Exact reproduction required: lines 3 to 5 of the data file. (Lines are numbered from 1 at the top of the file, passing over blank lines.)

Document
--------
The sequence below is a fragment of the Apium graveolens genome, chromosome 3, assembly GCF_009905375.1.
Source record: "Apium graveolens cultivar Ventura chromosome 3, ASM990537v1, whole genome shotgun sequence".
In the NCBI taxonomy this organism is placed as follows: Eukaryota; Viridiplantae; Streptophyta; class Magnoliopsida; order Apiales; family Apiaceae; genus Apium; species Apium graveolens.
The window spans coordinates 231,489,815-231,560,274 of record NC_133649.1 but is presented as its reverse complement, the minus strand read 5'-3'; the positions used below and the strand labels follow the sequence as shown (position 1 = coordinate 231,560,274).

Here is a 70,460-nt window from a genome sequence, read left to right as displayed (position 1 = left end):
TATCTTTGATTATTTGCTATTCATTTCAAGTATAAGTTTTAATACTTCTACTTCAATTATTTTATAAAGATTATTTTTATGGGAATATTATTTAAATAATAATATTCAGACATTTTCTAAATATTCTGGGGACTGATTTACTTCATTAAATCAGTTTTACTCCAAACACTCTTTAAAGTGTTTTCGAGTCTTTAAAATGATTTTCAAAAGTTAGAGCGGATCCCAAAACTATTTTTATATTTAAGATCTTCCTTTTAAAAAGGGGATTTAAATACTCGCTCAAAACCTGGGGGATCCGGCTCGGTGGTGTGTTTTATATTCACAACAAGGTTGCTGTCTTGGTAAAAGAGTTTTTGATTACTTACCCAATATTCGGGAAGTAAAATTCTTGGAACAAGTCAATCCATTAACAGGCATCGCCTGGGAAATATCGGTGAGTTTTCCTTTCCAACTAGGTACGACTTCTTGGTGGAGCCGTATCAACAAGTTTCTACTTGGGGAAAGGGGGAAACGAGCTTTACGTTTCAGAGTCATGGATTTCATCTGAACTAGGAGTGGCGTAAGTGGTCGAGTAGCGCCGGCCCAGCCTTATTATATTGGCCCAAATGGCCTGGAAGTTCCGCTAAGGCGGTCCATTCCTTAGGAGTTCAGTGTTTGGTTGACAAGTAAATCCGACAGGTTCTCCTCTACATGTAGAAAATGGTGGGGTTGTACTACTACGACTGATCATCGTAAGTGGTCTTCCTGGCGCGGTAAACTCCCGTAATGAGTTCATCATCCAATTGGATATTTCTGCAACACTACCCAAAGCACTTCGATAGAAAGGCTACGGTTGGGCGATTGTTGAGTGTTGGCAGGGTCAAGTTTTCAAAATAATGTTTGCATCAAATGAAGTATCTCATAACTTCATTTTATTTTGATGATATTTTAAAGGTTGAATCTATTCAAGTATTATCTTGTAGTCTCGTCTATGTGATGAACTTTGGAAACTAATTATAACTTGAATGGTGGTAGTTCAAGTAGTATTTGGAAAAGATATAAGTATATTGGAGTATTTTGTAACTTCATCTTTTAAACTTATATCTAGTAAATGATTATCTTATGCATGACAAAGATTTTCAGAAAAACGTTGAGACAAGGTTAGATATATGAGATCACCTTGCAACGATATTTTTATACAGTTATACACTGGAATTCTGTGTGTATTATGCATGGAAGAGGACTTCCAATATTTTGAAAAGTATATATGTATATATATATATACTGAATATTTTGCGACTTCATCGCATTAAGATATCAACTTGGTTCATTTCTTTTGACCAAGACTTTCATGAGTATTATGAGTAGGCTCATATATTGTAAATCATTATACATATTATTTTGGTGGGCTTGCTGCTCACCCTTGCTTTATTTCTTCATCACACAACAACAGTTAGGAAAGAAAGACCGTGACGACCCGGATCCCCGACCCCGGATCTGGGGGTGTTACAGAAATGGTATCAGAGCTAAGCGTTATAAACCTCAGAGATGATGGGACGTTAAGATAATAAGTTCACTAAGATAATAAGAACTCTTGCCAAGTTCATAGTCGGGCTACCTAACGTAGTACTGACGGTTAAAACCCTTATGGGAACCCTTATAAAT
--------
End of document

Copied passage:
In the NCBI taxonomy this organism is placed as follows: Eukaryota; Viridiplantae; Streptophyta; class Magnoliopsida; order Apiales; family Apiaceae; genus Apium; species Apium graveolens.
The window spans coordinates 231,489,815-231,560,274 of record NC_133649.1 but is presented as its reverse complement, the minus strand read 5'-3'; the positions used below and the strand labels follow the sequence as shown (position 1 = coordinate 231,560,274).

Here is a 70,460-nt window from a genome sequence, read left to right as displayed (position 1 = left end):